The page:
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About 12% of men and 17% of women in the sample reported having a childhood sexual experience with an adult or an adolescent over age 15. Those who had such an experience as children showed dramatic effects in adulthood, including more sexual partners, participation in more kinds of sex and more sexual activity in general. They also suffered significantly more sexual dysfunction.

The answers to the masturbation question were also surprising. About 60% of men and 40% of women admitted to masturbating occasionally or frequently, and the incidence of the practice increased with increasing education and salary. The lowest rate was among 18- to 24-year-olds, who were not engaged in large amounts of other sexual activities either, and the highest rates were among middle-aged married people with an active and satisfactory sex life in the marriage. “This is just one additional thing they add to the menu,” Laumann said.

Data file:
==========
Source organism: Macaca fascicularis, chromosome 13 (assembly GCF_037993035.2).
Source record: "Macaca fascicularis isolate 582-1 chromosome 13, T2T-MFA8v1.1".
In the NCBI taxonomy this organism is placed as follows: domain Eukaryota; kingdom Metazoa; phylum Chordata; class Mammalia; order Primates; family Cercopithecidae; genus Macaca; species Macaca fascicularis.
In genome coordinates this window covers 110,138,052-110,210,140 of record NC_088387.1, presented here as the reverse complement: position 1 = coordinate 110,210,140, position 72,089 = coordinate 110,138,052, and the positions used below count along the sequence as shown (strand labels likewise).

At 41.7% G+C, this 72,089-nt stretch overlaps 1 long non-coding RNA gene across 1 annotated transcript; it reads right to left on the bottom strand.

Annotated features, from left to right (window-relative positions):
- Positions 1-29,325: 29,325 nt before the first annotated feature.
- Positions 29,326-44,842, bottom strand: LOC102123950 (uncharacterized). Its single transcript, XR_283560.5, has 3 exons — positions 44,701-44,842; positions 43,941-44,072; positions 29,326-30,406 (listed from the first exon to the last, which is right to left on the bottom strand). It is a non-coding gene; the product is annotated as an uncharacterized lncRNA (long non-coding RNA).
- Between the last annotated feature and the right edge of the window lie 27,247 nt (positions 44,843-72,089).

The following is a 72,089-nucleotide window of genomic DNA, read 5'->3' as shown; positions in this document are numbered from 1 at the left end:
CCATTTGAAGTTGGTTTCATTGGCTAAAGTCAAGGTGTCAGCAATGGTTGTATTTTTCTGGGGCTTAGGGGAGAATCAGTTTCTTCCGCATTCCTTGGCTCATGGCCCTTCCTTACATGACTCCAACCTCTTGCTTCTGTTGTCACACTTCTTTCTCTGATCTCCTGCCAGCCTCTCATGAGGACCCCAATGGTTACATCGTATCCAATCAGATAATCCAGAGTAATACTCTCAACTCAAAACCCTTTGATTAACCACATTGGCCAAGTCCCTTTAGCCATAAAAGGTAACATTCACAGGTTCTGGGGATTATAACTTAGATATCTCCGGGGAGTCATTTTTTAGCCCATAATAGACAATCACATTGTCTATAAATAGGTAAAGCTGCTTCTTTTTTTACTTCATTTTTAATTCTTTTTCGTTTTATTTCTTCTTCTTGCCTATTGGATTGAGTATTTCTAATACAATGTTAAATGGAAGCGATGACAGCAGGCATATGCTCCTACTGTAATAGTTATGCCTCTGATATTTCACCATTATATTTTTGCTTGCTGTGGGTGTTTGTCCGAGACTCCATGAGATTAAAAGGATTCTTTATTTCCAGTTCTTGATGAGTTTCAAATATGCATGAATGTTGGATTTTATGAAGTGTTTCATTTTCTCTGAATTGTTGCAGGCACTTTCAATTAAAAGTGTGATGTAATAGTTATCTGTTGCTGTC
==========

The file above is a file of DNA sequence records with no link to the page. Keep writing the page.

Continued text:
The researchers found marked differences in sexual behavior and attitudes between men and women, but perhaps the most dramatic involved coerced sex. Fully 22% of women said they had been coerced into a sexual encounter, while only 3% of men admitted they had ever coerced a woman. “That represents a dramatic difference in the character of how men and women are interpreting events,” Laumann said.

The conservatism explicit in the study is also good news for researchers hoping to block the spread of acquired immune deficiency syndrome in the heterosexual population. People tend to mate only within groups of people who are like themselves, Laumann said, and there are relatively few opportunities for sexual diseases to pass from one such group to another. “The risk of a heterosexual AIDS epidemic is (thus) very low,” he said. “It (AIDS) is likely to be confined to the groups where it is now.”

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The study was proposed in 1988 by the National Institutes of Health by researchers who hoped to use insights gained to block the spread of AIDS by targeting the populations most at-risk.

Conservatives in government blocked it, however, perhaps fearing that its findings would appear to validate the sexual practices studied, Laumann said.